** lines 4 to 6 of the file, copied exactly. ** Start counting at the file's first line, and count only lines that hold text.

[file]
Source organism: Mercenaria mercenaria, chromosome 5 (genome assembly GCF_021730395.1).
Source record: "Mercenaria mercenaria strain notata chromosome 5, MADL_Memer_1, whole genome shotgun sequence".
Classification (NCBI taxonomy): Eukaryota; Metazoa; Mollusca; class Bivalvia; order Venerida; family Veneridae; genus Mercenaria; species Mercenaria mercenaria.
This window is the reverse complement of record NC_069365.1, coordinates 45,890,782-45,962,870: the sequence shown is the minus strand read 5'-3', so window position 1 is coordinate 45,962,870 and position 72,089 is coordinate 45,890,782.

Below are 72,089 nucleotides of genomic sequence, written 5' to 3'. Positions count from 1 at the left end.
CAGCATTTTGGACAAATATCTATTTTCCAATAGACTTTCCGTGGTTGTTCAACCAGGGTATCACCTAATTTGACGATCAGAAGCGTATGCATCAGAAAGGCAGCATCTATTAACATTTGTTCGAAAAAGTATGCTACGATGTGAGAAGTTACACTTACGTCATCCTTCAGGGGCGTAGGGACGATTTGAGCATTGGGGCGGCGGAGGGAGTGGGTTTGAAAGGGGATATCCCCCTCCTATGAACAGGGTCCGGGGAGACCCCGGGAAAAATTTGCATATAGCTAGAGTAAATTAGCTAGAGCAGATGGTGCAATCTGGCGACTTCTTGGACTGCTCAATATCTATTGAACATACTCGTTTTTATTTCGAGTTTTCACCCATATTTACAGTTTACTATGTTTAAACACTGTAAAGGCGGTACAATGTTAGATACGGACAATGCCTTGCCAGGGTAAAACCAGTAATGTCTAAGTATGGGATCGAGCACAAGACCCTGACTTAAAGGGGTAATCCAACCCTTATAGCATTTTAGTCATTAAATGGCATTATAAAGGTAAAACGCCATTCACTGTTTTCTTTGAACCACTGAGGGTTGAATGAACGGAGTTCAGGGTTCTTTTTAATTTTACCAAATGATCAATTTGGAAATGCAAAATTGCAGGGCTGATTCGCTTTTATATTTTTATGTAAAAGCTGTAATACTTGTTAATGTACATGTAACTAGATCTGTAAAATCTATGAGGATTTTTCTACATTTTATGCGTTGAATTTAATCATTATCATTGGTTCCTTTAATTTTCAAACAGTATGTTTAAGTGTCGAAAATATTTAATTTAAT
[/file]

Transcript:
This window is the reverse complement of record NC_069365.1, coordinates 45,890,782-45,962,870: the sequence shown is the minus strand read 5'-3', so window position 1 is coordinate 45,962,870 and position 72,089 is coordinate 45,890,782.

Below are 72,089 nucleotides of genomic sequence, written 5' to 3'. Positions count from 1 at the left end.
CAGCATTTTGGACAAATATCTATTTTCCAATAGACTTTCCGTGGTTGTTCAACCAGGGTATCACCTAATTTGACGATCAGAAGCGTATGCATCAGAAAGGCAGCATCTATTAACATTTGTTCGAAAAAGTATGCTACGATGTGAGAAGTTACACTTACGTCATCCTTCAGGGGCGTAGGGACGATTTGAGCATTGGGGCGGCGGAGGGAGTGGGTTTGAAAGGGGATATCCCCCTCCTATGAACAGGGTCCGGGGAGACCCCGGGAAAAATTTGCATATAGCTAGAGTAAATTAGCTAGAGCAGATGGTGCAATCTGGCGACTTCTTGGACTGCTCAATATCTATTGAACATACTCGTTTTTATTTCGAGTTTTCACCCATATTTACAGTTTACTATGTTTAAACACTGTAAAGGCGGTACAATGTTAGATACGGACAATGCCTTGCCAGGGTAAAACCAGTAATGTCTAAGTATGGGATCGAGCACAAGACCCTGACTTAAAGGGGTAATCCAACCCTTATAGCATTTTAGTCATTAAATGGCATTATAAAGGTAAAACGCCATTCACTGTTTTCTTTGAACCACTGAGGGTTGAATGAACGGAGTTCAGGGTTCTTTTTAATTTTACCAAATGATCAATTTGGAAATGCAAAATTGCAGGGCTGATTCGCTTTTATATTTTTATGTAAAAGCTGTAATACTTGTTAATGTACATGTAACTAGATCTGTAAAATCTATGAGGATTTTTCTACATTTTATGCGTTGAATTTAATCATTATCATTGGTTCCTTTAATTTTCAAACAGTATGTTTAAGTGTCGAAAATATTTAATTTAAT